1917 Review

The First World War is barely touched by film when compared to its successor; I think it’s fair to say that we’ve had more World War II films than we know what to do with, but First World War films are much harder to come by.

I think a big part of that is that, unlike WWII, the First World War wasn’t as morally cut-and-dry, there wasn’t an easy way of distinguishing who was right and who was wrong, it was just a whole mess of treaties falling one-by-one like a horrific Mouse Trap, yes it was Brits vs Germans, but they weren’t the obvious villains the Nazis were. The First World War is overall just a bit of a mess, and therefore it’s hard to carve out a narrative of ‘good vs evil’ within the confines of that particular war.

So, along comes Sam Mendes to try and circumnavigate this issue, armed with the war stories his grandfather told, and an urge to make a film to honour him.

The way he chose to do this was by making the film in quite a different way, you see 1917 is presented as if it is one continuous long shot, taking place in real time. Not an original idea, but certainly new for a war film, which can bring a new layer of intensity for sure.

‘Intense’ is probably the best way to describe this film actually. It shows us the journey of two of the men on the front line, William and Tom (played by George MacKay and Dean-Charles Chapman, respectively), as they deliver a message that could save hundreds of lives, however it also requires them to cross no mans land and into unknown territory.

This is a case of a filmmaking gimmick improving the film it’s used on, perhaps ‘gimmick’ is too strong a word, but that’s what it felt like when I first heard about it, like it was using unconventional shooting methods for the sake of it, rather than for the sake of serving the films intentions and message. I’m happy to admit when I’m wrong though, and I was wrong here.

The constantly moving camera makes it feel like we’re there with them, crawling across bodies and filth on the front line, it really creates a unique claustrophobia about the film, especially in the more enclosed settings, as we follow the two leads closely at all times, all the while taking in the various scenery surrounding a war zone.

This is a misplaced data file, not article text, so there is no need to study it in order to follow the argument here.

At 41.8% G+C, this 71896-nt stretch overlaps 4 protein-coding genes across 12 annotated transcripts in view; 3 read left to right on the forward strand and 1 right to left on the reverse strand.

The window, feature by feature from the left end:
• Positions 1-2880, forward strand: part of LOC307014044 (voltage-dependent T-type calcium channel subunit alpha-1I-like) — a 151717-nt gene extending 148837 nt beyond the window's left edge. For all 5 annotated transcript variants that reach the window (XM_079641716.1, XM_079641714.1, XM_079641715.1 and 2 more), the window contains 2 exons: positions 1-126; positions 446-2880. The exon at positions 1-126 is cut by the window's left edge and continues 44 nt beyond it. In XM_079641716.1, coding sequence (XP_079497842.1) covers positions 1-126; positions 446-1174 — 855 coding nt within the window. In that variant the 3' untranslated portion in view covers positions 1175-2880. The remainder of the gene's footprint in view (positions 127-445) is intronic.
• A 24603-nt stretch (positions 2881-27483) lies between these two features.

It’s in that scenery where the film really packs a punch for me; it does not shy away from showing the horrors of war at all, at one point, our leads are given directions by what corpses are left where on the battlefield, and it’s done with such mundanity that it suggests that this is somehow an everyday occurrence now, that these men have somehow gotten used to.

Mendes uses this to create a unique atmosphere of bleakness, a heavy blanket of impending dread lays over the narrative really from the word go, with everything collaborating to create an anxious environment, in which we don’t know what hangs around the next corner. The music will subtlety but definitely hint at upcoming danger as the camera sits behind the two soldiers, inviting us to be passive observers

So, it’s obvious to say that from a filmmaking perspective, this film is astounding. But it’s the ways that is keeps surprising that really makes it stand out; how it keeps a continuous shot through several different changes of perspective, scene and situation. It keeps the flow going from silently creeping around each corner, to frantic action scenes, never once losing its focus. If you look hard, you can see the cuts, sure, but it does such a good job at doing what it set out to do that you don’t WANT to.

Acting-wise, it’s very heavy on its two leads, with each supporting character only appearing in their individual situations, for such a burden to be placed on two relative newcomers was a brave move, but ultimately, the correct one.

It reminds me of Dunkirk, in a few ways actually, but mainly in its casting. It has the big names yes, but they’re peripheral characters, a light presence, instead it focuses on two fresh faces, forced to show their worth under the most intense (there’s that word again) circumstances. Both of the leads are marvellous in their own parts, each navigating the different foibles and layers of their characters extremely well, delivering an electrifying, and deeply emotional, pair of stories.

I feel like my main issue for the last few films I’ve reviewed has been its length or pacing, and I have to admit, there are moments in 1917 that I feel could have been cut down or more expediently paced, but I suppose when you’re married to a concept such as this films, you lose a certain grip over the story’s pacing.

This film has been high on the list of most reviewers over the past month and I can see why. A war film like few others, it grabs you by the scruff of the neck and drags you along for the journey with two likeable and engaging characters, surrounding by unflinching depictions of the hellscape that surrounded them. A concept that could have been held down by an unnecessary gimmick is instead a staggeringly well-realised masterpiece, showing a filmmaker at the top of their game.

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